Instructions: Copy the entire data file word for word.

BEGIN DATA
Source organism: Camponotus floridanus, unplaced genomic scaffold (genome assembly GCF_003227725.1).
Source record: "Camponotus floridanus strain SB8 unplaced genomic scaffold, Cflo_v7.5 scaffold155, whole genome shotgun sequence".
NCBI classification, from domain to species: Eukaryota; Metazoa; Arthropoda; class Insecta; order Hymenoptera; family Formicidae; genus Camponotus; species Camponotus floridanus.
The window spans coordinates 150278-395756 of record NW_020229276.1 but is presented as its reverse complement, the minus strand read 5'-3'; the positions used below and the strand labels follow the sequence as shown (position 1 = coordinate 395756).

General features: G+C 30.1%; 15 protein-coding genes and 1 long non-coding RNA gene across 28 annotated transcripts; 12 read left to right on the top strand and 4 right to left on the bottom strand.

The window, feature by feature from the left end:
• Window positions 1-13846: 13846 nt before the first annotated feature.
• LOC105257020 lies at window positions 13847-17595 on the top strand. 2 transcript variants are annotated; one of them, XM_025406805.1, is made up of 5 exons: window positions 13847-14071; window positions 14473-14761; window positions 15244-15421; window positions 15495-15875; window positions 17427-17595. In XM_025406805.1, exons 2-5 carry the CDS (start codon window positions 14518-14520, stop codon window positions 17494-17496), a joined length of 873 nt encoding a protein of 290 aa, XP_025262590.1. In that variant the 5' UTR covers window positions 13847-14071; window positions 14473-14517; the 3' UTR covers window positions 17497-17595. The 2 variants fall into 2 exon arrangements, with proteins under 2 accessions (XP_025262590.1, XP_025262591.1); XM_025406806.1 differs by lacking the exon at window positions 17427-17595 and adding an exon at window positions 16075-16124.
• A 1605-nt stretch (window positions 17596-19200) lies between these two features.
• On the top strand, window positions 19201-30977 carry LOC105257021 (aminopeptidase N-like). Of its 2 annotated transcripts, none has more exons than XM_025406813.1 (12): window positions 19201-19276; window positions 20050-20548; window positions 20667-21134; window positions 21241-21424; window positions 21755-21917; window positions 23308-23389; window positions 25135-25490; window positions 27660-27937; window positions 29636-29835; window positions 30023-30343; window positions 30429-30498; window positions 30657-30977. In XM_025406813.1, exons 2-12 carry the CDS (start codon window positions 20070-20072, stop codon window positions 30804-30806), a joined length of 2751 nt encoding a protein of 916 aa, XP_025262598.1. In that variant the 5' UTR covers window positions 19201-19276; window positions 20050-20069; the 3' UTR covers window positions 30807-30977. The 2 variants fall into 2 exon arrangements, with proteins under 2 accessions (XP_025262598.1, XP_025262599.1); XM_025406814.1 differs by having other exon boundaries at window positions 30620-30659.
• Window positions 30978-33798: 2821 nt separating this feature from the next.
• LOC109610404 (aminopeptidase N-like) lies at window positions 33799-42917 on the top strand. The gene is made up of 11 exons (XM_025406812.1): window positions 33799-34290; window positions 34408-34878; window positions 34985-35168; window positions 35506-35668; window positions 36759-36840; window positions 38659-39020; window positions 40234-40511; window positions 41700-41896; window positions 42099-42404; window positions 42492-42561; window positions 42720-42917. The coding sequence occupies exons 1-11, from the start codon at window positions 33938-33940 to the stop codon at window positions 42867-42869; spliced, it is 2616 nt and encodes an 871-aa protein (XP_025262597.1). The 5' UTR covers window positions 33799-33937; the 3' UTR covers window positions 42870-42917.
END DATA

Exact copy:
Source organism: Camponotus floridanus, unplaced genomic scaffold (genome assembly GCF_003227725.1).
Source record: "Camponotus floridanus strain SB8 unplaced genomic scaffold, Cflo_v7.5 scaffold155, whole genome shotgun sequence".
NCBI classification, from domain to species: Eukaryota; Metazoa; Arthropoda; class Insecta; order Hymenoptera; family Formicidae; genus Camponotus; species Camponotus floridanus.
The window spans coordinates 150278-395756 of record NW_020229276.1 but is presented as its reverse complement, the minus strand read 5'-3'; the positions used below and the strand labels follow the sequence as shown (position 1 = coordinate 395756).

General features: G+C 30.1%; 15 protein-coding genes and 1 long non-coding RNA gene across 28 annotated transcripts; 12 read left to right on the top strand and 4 right to left on the bottom strand.

The window, feature by feature from the left end:
• Window positions 1-13846: 13846 nt before the first annotated feature.
• LOC105257020 lies at window positions 13847-17595 on the top strand. 2 transcript variants are annotated; one of them, XM_025406805.1, is made up of 5 exons: window positions 13847-14071; window positions 14473-14761; window positions 15244-15421; window positions 15495-15875; window positions 17427-17595. In XM_025406805.1, exons 2-5 carry the CDS (start codon window positions 14518-14520, stop codon window positions 17494-17496), a joined length of 873 nt encoding a protein of 290 aa, XP_025262590.1. In that variant the 5' UTR covers window positions 13847-14071; window positions 14473-14517; the 3' UTR covers window positions 17497-17595. The 2 variants fall into 2 exon arrangements, with proteins under 2 accessions (XP_025262590.1, XP_025262591.1); XM_025406806.1 differs by lacking the exon at window positions 17427-17595 and adding an exon at window positions 16075-16124.
• A 1605-nt stretch (window positions 17596-19200) lies between these two features.
• On the top strand, window positions 19201-30977 carry LOC105257021 (aminopeptidase N-like). Of its 2 annotated transcripts, none has more exons than XM_025406813.1 (12): window positions 19201-19276; window positions 20050-20548; window positions 20667-21134; window positions 21241-21424; window positions 21755-21917; window positions 23308-23389; window positions 25135-25490; window positions 27660-27937; window positions 29636-29835; window positions 30023-30343; window positions 30429-30498; window positions 30657-30977. In XM_025406813.1, exons 2-12 carry the CDS (start codon window positions 20070-20072, stop codon window positions 30804-30806), a joined length of 2751 nt encoding a protein of 916 aa, XP_025262598.1. In that variant the 5' UTR covers window positions 19201-19276; window positions 20050-20069; the 3' UTR covers window positions 30807-30977. The 2 variants fall into 2 exon arrangements, with proteins under 2 accessions (XP_025262598.1, XP_025262599.1); XM_025406814.1 differs by having other exon boundaries at window positions 30620-30659.
• Window positions 30978-33798: 2821 nt separating this feature from the next.
• LOC109610404 (aminopeptidase N-like) lies at window positions 33799-42917 on the top strand. The gene is made up of 11 exons (XM_025406812.1): window positions 33799-34290; window positions 34408-34878; window positions 34985-35168; window positions 35506-35668; window positions 36759-36840; window positions 38659-39020; window positions 40234-40511; window positions 41700-41896; window positions 42099-42404; window positions 42492-42561; window positions 42720-42917. The coding sequence occupies exons 1-11, from the start codon at window positions 33938-33940 to the stop codon at window positions 42867-42869; spliced, it is 2616 nt and encodes an 871-aa protein (XP_025262597.1). The 5' UTR covers window positions 33799-33937; the 3' UTR covers window positions 42870-42917.